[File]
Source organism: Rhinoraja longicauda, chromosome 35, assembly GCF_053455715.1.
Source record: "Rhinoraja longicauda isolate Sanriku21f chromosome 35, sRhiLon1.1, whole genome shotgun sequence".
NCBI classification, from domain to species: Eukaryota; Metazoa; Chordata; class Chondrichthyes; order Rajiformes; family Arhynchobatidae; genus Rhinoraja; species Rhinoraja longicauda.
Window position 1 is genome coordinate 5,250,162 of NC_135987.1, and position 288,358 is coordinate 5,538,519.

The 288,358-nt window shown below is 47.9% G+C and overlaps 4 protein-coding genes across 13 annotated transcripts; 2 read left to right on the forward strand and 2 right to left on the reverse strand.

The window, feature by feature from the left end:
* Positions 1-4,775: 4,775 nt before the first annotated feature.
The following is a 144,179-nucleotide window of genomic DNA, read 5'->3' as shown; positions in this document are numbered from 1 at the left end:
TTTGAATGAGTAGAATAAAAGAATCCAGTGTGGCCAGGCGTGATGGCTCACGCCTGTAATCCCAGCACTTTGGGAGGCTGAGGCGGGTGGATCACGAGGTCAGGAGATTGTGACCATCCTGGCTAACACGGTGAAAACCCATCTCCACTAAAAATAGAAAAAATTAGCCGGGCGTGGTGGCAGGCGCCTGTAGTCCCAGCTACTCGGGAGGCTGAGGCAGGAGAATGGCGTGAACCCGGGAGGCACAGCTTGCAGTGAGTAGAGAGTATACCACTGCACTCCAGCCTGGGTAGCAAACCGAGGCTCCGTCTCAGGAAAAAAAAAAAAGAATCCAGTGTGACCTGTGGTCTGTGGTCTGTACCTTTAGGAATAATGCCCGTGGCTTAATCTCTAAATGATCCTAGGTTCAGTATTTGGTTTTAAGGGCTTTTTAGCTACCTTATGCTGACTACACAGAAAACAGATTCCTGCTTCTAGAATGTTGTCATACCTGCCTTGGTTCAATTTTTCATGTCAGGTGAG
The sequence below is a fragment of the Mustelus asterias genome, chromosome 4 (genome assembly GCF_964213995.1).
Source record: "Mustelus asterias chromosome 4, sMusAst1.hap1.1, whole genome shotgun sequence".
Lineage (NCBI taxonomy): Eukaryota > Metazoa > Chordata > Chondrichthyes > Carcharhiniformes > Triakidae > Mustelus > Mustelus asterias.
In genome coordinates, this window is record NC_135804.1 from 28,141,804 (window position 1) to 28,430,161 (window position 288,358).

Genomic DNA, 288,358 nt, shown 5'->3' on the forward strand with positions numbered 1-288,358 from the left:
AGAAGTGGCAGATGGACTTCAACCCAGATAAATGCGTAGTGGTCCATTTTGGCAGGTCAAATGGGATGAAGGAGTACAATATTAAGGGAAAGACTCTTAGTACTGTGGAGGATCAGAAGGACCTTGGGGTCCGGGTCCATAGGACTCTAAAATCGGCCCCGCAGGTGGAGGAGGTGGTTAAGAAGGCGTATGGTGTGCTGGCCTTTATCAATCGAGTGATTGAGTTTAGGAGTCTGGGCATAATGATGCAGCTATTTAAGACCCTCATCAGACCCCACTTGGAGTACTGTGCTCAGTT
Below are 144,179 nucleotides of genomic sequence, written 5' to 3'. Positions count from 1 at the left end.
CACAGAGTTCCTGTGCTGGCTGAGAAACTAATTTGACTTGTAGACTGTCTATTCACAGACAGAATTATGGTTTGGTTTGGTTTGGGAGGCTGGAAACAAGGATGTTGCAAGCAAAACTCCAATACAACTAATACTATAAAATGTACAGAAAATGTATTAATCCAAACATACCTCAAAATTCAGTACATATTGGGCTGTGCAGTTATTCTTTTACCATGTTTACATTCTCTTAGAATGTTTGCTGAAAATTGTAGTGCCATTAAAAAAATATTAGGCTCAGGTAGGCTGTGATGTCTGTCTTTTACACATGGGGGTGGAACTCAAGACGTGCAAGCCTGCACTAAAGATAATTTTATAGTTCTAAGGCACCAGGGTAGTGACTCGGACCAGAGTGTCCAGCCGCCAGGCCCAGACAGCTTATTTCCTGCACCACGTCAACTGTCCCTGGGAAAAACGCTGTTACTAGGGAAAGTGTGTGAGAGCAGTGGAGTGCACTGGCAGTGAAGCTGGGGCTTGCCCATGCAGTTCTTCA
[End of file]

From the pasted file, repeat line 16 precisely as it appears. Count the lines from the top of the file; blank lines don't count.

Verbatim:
Below are 144,179 nucleotides of genomic sequence, written 5' to 3'. Positions count from 1 at the left end.